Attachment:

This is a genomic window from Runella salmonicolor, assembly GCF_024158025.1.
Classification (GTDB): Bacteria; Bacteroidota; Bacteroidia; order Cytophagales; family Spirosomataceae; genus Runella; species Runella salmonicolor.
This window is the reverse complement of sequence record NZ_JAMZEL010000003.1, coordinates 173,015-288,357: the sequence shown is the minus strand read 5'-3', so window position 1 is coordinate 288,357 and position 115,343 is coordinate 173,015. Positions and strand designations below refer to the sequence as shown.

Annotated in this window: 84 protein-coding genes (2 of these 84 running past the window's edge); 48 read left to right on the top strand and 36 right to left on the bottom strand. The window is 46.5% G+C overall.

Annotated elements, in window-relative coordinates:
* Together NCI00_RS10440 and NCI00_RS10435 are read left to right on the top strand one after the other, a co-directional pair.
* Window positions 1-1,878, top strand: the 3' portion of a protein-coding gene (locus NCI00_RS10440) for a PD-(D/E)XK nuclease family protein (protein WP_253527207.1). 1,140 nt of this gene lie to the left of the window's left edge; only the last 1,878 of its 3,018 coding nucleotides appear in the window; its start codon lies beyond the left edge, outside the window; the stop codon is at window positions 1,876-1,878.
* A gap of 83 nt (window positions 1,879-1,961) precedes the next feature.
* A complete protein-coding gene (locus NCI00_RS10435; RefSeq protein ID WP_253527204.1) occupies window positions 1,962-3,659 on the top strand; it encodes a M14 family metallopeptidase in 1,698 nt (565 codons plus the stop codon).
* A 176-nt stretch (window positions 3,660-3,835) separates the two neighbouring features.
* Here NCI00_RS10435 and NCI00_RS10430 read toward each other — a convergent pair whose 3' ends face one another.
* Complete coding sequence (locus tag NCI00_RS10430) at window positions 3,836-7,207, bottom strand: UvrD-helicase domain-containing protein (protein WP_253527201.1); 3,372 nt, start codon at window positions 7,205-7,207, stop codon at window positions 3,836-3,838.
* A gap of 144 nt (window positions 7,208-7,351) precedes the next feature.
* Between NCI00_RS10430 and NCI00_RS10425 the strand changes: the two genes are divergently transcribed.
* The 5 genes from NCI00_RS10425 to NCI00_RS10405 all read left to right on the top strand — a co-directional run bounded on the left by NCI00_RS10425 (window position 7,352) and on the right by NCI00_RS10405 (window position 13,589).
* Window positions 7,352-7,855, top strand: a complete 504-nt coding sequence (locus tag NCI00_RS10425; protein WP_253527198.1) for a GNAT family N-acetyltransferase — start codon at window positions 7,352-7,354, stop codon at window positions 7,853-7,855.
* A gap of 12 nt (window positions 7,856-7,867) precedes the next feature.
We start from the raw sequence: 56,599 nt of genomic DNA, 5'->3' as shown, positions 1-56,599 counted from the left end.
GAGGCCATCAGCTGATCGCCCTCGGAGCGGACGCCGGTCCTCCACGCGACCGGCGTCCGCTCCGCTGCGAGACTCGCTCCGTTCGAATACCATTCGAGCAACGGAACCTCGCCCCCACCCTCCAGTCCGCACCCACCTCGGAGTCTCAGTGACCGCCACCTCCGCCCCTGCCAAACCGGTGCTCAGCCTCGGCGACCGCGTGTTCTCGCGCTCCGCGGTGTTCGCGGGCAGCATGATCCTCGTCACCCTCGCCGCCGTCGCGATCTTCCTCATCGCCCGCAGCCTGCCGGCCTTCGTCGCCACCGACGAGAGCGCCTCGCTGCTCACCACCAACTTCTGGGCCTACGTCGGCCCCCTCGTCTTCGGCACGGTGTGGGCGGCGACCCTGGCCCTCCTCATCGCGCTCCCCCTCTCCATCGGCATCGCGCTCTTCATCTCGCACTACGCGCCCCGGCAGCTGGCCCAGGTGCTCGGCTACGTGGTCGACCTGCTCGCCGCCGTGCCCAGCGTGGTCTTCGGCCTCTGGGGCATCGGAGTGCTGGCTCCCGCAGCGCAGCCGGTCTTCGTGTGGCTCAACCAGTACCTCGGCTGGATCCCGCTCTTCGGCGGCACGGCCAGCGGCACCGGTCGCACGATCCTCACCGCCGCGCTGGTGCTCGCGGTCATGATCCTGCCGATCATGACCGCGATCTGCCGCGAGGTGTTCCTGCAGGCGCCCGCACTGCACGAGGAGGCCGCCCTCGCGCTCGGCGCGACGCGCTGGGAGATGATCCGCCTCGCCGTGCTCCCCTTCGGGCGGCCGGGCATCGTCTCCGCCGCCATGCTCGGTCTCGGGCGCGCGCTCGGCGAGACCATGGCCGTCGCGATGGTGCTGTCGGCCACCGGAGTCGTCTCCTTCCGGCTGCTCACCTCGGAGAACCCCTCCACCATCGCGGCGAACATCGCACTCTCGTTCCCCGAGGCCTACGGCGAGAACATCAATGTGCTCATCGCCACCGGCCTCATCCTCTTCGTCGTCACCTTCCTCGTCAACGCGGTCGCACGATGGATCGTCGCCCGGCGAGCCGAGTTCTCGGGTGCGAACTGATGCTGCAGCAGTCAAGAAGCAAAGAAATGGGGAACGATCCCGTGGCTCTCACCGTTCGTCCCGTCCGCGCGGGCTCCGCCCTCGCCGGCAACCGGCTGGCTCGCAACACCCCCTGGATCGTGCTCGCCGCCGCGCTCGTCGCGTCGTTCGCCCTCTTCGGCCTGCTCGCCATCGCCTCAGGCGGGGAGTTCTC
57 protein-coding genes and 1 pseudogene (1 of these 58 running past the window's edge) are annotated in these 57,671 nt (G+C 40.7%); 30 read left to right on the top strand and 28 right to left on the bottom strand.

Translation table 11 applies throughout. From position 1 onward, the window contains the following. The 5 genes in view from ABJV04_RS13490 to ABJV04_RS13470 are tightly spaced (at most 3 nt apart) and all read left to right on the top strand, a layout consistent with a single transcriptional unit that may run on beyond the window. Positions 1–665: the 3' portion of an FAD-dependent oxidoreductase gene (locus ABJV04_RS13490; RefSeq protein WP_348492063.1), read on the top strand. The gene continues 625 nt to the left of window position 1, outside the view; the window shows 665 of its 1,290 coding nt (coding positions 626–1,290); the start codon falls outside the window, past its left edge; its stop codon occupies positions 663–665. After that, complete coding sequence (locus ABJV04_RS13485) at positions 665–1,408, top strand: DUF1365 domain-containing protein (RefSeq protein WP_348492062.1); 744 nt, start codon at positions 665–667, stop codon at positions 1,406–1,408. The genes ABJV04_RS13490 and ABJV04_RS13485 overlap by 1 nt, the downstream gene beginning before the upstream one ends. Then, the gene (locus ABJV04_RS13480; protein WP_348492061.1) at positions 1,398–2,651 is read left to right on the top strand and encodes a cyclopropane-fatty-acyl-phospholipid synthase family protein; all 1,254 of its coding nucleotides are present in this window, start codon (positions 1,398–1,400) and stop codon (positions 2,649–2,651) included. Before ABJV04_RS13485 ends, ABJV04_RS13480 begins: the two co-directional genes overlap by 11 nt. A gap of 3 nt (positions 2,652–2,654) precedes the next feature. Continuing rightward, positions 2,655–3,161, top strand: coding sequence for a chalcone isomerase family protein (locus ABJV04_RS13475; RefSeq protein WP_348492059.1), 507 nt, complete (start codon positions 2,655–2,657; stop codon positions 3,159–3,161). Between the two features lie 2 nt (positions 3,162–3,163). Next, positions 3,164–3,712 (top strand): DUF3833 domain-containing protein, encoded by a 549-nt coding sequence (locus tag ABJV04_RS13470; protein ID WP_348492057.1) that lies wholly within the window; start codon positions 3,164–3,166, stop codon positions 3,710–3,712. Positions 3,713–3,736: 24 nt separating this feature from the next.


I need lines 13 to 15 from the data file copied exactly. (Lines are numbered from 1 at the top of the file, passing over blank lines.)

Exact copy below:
* A gap of 144 nt (window positions 7,208-7,351) precedes the next feature.
* Between NCI00_RS10430 and NCI00_RS10425 the strand changes: the two genes are divergently transcribed.
* The 5 genes from NCI00_RS10425 to NCI00_RS10405 all read left to right on the top strand — a co-directional run bounded on the left by NCI00_RS10425 (window position 7,352) and on the right by NCI00_RS10405 (window position 13,589).